Finegan Kruckemeyer. Festival Centre’s InSPACE Program & Control Party with Country Arts SA and Brink Productions. Space Theatre. 2 Sep 2021
When art and theatre collide.
Its title and promotional precis would suggest that this work is of a linear nature. What unfolds, however, is a voyage into existentialism amidst a wonderland of hypnotically beautiful music and eloquent production values.
It is not like anything else.
While it springboards from the story of a traveller lost in Finland who joined a search party looking for herself, in reality it explores the nature of the lost soul and of the struggle of the human heart to survive the inescapable otherworld of grief.
It is certainly not a light night’s entertainment. Nor is it perfect. Yet, it is a work of art.
In truth, it devolves around the life of Mount Gambier actress, Sarah Brokensha, a farm girl whose spirit was almost lost at sea with the death of her father. This is symbolised early in the production by a tiny white sailboat moving across a dark expanse of the stage which strangely shimmers under a layer of clear plastic. It is also represented by a sparkling snow-cone cupped in the hand of the actress and, as the white ruched curtain drops, is placed on top of an old farmhouse refrigerator which symbolises home and safety and icy numbness. Just in case its significance is missed the fridge bears the magnetic letters GRIEF.
Above the raised dais at the back of the stage is an exquisite floor-to-ceiling painting of Finnish forest while upon and around the dais are piles of folded blankets, symbols of home, warmth and comfort. It is Wendy Todd’s design, and it is a layered profundity of metaphors. She has yet more to offer in her lighting plot. She doesn’t miss a trick. It is a lighting tour de force.
Meanwhile, Brokensha takes the audience through a torrent of words on what might have been a too-gruelling emotional journey were it not for the music of Mario Späte. Composer Späte performs on stage, softy illuminated beside vocalist and musician Paige Court. At first, the soundscape makes one think of Bjork but then it evolves and rolls, pulses, speaks, hums, and wanders into angelic realms. It is its own lovely poetry and one finds oneself lost in it - or maybe finding oneself. Just as with the play. For, with the ever-lyrical lines of playwright Fin Kruckemeyer, the script powers, occasionally too heavily, through a gamut of often desperate emotions as Brokensha struggles against the icy demons of loss of loved one, loss of place and loss of identity. One blesses Späte for giving relief to all this self-exploratory anguish.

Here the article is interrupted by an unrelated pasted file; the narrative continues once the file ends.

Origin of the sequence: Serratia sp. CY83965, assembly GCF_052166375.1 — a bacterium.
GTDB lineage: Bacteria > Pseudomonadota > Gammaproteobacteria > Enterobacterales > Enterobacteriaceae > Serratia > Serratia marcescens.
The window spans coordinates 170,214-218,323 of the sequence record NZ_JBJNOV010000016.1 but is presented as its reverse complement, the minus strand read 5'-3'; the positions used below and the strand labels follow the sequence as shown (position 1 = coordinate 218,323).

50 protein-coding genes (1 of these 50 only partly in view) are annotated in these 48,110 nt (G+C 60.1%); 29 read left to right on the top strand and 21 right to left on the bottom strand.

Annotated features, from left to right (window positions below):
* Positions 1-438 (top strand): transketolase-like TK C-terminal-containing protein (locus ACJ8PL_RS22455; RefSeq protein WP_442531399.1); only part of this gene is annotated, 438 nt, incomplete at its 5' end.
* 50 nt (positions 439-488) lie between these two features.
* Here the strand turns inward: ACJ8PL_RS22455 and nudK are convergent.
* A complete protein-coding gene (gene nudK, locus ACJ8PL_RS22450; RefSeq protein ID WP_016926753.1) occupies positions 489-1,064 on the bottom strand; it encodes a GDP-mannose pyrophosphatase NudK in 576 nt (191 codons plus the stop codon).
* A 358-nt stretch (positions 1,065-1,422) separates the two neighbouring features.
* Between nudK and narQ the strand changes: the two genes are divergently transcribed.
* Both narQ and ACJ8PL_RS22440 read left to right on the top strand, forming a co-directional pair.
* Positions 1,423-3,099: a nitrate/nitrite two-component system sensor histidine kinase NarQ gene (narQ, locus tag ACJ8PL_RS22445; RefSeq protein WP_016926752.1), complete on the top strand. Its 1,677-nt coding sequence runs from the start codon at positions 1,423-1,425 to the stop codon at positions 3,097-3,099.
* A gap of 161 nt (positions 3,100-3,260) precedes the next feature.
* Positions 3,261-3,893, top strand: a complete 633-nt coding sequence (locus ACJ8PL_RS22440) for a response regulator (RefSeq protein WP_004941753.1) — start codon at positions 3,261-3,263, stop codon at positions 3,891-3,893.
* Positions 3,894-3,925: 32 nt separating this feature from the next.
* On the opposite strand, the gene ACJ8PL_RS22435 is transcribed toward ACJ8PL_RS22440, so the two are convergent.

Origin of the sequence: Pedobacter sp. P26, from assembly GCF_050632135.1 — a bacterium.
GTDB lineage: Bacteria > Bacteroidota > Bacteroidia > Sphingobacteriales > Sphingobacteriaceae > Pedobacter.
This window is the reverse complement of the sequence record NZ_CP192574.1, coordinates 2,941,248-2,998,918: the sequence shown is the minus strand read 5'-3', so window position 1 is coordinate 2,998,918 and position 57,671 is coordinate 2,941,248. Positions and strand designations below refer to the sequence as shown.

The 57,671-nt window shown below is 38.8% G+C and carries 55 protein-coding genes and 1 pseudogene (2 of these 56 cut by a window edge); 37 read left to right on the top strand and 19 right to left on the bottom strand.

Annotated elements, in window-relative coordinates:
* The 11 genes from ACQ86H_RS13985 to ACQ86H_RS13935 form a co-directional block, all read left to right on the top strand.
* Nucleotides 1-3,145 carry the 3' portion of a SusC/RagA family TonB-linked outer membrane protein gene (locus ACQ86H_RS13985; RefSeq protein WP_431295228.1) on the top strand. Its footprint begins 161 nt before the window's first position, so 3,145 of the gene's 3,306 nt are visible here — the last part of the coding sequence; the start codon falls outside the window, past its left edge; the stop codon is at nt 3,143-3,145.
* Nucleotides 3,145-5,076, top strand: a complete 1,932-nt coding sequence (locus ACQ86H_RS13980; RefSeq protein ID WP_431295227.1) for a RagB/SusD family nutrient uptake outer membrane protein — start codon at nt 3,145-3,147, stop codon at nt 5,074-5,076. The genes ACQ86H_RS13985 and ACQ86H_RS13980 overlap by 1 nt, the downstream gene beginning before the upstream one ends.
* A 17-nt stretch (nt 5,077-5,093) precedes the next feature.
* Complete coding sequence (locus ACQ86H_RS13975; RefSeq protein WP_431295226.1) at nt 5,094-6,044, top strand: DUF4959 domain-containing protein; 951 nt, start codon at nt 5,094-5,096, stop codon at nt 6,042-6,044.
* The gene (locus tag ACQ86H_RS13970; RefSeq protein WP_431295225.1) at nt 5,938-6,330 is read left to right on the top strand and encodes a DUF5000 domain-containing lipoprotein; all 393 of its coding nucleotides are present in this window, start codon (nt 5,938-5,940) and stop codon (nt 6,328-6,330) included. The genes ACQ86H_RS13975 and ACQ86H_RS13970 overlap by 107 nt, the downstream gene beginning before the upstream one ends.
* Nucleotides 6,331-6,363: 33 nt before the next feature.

However, all is not darkness. Brokensha breaks the trials of her female experiences into separate versions of self to offer, perchance, optional resolutions. She changes persona by putting her hair up and down. She breaks the fourth wall and plays with the audience to raise a smile. And, bless them all, she brings her character through the ordeals of darkness and into the present where love is not made of suffering alone.
Director Daisy Brown evokes a passionate performance from Brokensha. The quest for self is one of life’s great challenges and, indeed abstractions. Hence, The World is Looking For You is a very ambitious and exhausting work - but perchance the impression it makes may be indelible.
When: 1 to 4 Sep
Where: Space Theatre